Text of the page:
The Opposition today tried to block tabling of the controversial amnesty Bill by asking the acting Speaker not to grant permission for government to suspend Standing Orders for it to be tabled.
Not surprisingly, Acting Speaker Manasa Tugia of the CAMV Party (government’s coalition partner) refused to co-operate and the Bill which has received wide public condemnation went through its First Reading today.
Opposition Leader Mahendra Chaudhry had written to the Speaker in the week-end asking him to use his discretion and refuse permission for Standing Orders to be suspended.
He argued on the grounds that government had not complied with requirements that sufficient notice be given for the tabling of the Bill through a gazette notice 30 days prior to its intended first reading.
Nor had government complied with the requirement that copies of the Bill be presented to MPs at least 21 days prior to the first reading of the Bill. Labour MPs received their first copy of the Bill on Thursday 19 May
Standing Orders of the House of Representatives allow a Bill to be introduced without meeting the above procedures only if it is of urgent necessity.
It further states that any Order can only be suspended if it does not permit the transaction of any business not in accordance with the Constitution or any law in force in the Fiji Islands.
FLP argues that there is no urgency for the Bill and that it violates several important provisions of the Constitution regarding the Office of the President, the DPP and the judiciary.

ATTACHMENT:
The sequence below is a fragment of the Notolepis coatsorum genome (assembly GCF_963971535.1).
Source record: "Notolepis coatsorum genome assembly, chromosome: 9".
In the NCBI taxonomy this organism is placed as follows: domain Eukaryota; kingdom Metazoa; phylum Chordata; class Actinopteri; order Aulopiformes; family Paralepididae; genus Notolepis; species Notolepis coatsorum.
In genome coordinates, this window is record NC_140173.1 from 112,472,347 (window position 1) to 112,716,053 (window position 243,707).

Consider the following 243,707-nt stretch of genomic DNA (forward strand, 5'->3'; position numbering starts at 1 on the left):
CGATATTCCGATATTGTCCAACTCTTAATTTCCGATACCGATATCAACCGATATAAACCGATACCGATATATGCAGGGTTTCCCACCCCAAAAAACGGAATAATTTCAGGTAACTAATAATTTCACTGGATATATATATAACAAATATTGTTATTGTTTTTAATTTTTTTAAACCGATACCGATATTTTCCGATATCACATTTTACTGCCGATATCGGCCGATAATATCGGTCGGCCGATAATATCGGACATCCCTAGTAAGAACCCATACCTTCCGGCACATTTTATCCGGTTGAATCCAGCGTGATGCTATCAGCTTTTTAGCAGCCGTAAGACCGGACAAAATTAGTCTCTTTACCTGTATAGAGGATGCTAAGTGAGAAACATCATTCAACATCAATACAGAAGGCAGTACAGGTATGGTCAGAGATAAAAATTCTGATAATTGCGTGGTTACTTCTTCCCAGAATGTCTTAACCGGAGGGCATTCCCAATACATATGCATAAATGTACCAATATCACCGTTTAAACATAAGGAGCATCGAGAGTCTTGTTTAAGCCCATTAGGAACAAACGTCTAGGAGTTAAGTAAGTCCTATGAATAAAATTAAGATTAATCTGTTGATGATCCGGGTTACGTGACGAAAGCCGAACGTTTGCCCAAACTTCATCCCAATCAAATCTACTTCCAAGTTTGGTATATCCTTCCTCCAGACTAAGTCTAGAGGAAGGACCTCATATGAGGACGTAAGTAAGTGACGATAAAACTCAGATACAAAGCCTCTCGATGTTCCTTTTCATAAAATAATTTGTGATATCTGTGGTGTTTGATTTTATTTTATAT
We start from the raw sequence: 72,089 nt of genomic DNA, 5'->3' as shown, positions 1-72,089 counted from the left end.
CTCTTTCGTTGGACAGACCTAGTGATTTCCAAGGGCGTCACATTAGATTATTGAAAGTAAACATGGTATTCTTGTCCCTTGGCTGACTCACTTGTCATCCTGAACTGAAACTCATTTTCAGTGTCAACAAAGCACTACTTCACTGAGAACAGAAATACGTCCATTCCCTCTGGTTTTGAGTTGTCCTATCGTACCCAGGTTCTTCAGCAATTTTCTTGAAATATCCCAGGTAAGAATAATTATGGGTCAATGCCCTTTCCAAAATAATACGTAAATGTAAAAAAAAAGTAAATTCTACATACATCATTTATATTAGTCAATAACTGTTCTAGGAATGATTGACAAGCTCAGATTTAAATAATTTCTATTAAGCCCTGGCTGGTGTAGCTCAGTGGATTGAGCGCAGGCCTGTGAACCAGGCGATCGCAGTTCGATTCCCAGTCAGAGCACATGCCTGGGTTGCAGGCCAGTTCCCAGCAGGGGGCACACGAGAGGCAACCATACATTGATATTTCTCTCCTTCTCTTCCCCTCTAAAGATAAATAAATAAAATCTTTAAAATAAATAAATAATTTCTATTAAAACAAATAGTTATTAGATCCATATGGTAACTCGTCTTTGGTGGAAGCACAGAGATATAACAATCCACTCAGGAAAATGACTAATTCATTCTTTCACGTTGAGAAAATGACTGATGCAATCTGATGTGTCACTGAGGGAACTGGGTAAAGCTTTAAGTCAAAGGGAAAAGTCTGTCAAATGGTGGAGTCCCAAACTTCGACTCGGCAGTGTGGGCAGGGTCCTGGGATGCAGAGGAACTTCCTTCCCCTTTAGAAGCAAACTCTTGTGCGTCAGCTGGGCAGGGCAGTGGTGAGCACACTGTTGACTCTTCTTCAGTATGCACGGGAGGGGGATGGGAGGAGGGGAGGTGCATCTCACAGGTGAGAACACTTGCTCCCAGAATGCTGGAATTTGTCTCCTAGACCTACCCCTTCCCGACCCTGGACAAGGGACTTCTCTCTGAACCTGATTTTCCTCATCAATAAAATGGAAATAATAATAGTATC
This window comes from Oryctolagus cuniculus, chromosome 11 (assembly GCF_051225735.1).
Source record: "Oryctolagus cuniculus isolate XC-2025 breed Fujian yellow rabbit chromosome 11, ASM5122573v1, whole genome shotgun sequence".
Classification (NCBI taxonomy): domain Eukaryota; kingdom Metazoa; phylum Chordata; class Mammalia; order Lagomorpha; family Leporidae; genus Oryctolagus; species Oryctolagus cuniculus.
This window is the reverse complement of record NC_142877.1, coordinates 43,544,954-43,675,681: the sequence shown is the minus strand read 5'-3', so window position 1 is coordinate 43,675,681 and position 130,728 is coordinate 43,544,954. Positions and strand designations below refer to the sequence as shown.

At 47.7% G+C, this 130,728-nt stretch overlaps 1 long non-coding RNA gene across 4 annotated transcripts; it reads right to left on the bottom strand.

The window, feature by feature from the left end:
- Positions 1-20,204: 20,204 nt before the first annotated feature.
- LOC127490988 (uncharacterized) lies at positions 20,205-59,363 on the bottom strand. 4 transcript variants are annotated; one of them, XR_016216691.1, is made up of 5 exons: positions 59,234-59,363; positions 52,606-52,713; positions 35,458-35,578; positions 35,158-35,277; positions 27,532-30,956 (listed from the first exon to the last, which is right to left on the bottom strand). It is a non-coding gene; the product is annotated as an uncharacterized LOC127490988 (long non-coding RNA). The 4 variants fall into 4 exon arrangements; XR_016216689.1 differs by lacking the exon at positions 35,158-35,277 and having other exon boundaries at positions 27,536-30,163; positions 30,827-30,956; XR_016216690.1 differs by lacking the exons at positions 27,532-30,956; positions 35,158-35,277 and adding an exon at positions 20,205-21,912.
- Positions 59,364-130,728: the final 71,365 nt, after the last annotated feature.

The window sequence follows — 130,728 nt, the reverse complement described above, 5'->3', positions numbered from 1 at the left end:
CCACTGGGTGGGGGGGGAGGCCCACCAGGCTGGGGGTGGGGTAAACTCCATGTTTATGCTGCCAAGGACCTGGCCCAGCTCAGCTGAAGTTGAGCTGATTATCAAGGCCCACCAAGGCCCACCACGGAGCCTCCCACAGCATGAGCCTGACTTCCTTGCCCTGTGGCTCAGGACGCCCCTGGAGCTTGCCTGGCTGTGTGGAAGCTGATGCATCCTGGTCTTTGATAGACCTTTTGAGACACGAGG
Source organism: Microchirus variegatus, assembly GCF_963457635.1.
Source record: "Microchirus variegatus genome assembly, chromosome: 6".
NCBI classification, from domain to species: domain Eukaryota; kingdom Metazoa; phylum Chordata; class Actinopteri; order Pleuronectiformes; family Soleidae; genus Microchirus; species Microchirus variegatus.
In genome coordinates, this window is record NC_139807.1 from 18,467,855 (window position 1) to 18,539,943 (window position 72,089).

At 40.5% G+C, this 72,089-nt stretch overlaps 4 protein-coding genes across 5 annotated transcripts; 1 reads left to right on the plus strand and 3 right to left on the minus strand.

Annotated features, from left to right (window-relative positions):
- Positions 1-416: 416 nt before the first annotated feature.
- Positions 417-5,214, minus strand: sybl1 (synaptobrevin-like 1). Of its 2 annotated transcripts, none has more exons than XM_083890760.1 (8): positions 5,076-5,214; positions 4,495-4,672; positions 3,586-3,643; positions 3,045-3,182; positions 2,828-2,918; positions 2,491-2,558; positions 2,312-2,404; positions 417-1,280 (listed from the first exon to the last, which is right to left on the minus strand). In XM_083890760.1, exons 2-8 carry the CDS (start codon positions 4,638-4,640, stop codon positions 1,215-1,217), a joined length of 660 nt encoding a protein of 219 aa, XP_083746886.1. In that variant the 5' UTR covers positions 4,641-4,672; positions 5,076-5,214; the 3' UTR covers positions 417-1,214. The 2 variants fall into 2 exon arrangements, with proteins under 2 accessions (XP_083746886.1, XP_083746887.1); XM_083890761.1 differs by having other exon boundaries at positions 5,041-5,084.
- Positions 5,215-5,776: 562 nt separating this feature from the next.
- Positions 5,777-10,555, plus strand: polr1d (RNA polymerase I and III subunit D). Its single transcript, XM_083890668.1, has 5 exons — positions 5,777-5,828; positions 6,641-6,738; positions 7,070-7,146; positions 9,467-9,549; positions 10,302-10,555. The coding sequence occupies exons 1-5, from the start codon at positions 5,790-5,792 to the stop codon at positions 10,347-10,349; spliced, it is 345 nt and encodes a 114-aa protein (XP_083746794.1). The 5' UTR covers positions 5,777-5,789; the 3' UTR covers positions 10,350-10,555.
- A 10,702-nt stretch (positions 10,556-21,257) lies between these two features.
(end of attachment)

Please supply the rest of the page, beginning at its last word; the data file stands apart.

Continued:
It said its members did not have sufficient time to study the Bill or to seek the views of their electorate.
“There has (also) been inadequate public debate on the contents of the Bill and there is a lack of consensus on important issues,” Chaudhry said.
Furthermore, no evidence had been advanced to justify the urgency of the Bill nor was there sufficient grounds to indicate that suspension of Standing Orders would promote the conduct of the business of the House.
“Mr. Speaker, we urge you to consider that there has been widespread criticism of the bill, and the resultant public outcry. Organisations like the Fiji Law Society and the Human Rights Commission are apolitical and, their objections need to be heeded.
He implied that while there may be opposition within the judiciary, they do not “by tradition and judicial appropriateness” participate in public debate on these issues.
The move failed, and the widely opposed Bill received its first reading. It will go for its second tomorrow.